Unless you are still in the same church you were raised in as a child, chances are you’ve had a bad church experience. Maybe someone in leadership got caught doing something they shouldn’t have been doing. Or perhaps, after studying your Bible, you discovered that the teaching you were exposing your family to wasn’t scriptural. Whatever the case, leaving a church isn’t an easy thing to do. It sometimes results in losing touch with friends you’ve served beside for years. It could mean uprooting your loved ones and trying many churches before you discover a new place to worship.

Such has been my life for the past two years. After leaving our church home of nine years, we regularly attended five different churches from four different denominations. The amount of lessons I’ve learned during this time cannot be contained in a single article. But I would like to summarize a few important steps that helped my family survive this in-between time and led to us finding a new and healthy church home.

1. Remove the Term "Church-Hopper" From Your Vocabulary

I don’t know who originated this evil description, but if you are going to survive your bad church situation, you need to treat this damaging phrase as if it never existed. When church leaders begin tossing the term "church hoppers" around, it’s basically a way to guilt people into not leaving their church. It is an unedifying and cruel thing to call someone not only because it’s selfish, but also because you don’t know the details of their situation.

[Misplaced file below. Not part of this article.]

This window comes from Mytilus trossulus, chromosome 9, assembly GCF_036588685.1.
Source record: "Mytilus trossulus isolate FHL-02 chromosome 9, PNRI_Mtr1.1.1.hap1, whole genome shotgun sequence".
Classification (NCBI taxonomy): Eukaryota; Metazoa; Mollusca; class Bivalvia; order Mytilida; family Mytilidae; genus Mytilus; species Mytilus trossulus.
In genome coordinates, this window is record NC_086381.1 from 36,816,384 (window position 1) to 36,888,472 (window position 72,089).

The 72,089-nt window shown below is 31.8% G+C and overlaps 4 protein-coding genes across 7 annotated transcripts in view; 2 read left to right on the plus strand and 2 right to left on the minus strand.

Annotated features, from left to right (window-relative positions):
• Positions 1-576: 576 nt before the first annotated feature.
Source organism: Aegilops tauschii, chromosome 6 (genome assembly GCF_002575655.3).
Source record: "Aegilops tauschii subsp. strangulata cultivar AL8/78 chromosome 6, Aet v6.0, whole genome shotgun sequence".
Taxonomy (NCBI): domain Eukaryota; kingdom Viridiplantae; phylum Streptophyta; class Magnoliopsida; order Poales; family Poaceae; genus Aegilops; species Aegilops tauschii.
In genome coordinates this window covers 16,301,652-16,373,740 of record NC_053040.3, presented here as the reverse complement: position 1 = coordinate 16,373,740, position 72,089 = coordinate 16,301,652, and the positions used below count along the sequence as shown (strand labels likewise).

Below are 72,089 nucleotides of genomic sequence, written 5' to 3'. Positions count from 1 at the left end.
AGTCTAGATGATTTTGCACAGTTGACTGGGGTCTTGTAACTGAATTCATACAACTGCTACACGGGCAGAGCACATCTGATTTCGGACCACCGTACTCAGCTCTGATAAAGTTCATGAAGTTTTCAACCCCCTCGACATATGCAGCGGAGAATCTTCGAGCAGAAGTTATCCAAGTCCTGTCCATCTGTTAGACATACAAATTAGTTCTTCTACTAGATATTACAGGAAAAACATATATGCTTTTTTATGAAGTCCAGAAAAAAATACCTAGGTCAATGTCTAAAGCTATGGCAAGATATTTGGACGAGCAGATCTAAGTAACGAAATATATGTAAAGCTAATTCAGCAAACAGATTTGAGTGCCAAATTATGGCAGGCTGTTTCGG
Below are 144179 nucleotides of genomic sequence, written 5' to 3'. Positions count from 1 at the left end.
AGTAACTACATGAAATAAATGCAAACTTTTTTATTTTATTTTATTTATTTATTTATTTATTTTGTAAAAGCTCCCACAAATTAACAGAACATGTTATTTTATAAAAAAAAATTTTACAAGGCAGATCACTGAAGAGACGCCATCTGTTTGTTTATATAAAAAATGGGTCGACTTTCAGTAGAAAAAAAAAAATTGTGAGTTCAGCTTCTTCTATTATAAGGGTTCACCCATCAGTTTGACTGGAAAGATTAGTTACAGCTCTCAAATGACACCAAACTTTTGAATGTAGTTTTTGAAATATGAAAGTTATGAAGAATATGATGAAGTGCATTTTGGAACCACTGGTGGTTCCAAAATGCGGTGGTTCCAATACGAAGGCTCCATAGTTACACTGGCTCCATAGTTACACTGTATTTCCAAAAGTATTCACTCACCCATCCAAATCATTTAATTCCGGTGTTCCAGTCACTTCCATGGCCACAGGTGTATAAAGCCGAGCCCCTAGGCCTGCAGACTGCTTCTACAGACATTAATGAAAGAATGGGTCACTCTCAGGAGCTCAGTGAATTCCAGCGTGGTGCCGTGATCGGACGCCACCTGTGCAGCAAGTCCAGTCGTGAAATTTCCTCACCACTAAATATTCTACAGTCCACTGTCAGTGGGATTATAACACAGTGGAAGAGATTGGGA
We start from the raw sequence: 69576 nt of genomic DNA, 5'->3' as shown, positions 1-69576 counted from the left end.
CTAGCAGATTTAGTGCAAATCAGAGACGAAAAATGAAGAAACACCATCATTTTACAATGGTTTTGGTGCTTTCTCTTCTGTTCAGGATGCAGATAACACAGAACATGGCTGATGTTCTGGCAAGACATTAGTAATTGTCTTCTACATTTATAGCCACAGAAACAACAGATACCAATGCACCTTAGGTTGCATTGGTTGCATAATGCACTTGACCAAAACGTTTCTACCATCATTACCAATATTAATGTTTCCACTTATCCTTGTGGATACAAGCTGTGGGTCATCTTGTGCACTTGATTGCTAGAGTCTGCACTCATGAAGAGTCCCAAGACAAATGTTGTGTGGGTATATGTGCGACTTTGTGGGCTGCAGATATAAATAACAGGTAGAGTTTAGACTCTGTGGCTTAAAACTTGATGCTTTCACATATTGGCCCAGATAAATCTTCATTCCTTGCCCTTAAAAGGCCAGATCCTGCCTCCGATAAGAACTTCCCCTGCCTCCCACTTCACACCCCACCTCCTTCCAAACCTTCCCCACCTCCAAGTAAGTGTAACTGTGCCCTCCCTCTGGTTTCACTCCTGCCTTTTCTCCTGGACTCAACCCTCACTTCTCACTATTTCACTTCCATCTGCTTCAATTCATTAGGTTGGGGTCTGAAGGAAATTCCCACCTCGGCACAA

There were many times in our transition where my wife and I felt like we were disobedient christians because we hadn’t yet found the church for us. I can’t help but imagine that this is a point where many people give up on church altogether. Leaving an unhealthy church requires a lot of patience. It can require thick skin, deaf ears, and a great degree of un-learning false doctrines.

2. Take Bible Study Very Seriously

I’ve found that there are two types of Bible readers:

Type A: reads the Bible out of religious duty, but allows some "other thing" to govern their behavior. Maybe that other thing is their emotions. Or maybe it’s the laws of the church they serve in. But the Bible isn’t the authority in their decision-making; they never allow the words on the page to have a true impact in their lives, and they read to prove what they already suspect. Their priority is quantity over quality.

Type B: takes time to process the Bible. They take the time to wrestle with the things they are reading. They realize the importance of letting the Scriptures indicate who God is, how He relates to His creation and ultimately, who we, His creation, are supposed to be. Their priority is quality over quantity.

I’ll never forget the moment I decided that I’d been a Type A, but needed to be a Type B. I was driving home from my grandmother’s funeral a few years ago. I was reminiscing over the life she’d lived, the multitude of people she’d touched, God’s grace upon her life and the lives of her children and grandchildren. I remember being blown away that God used this woman, a widowed little granny who didn’t speak in tongues or cast out demons or hold crusades overseas. She allowed God to transform her world. As a result, she touched the lives of so many people.

Up to that point, I’d taken a lot of pride in the life I lived as a Christian. Most of the examples I had in my life were Christians who had great material wealth and tremendous power over others. People would cheer at their sermons and give them special treatment in public. They prayed in tongues and prophesied. They laid hands on people who’d fall to the ground under the power of God. They taught college-level Bible classes. They traveled the world conducting massive crusades with hundreds of thousands in attendance. These people were my heroes.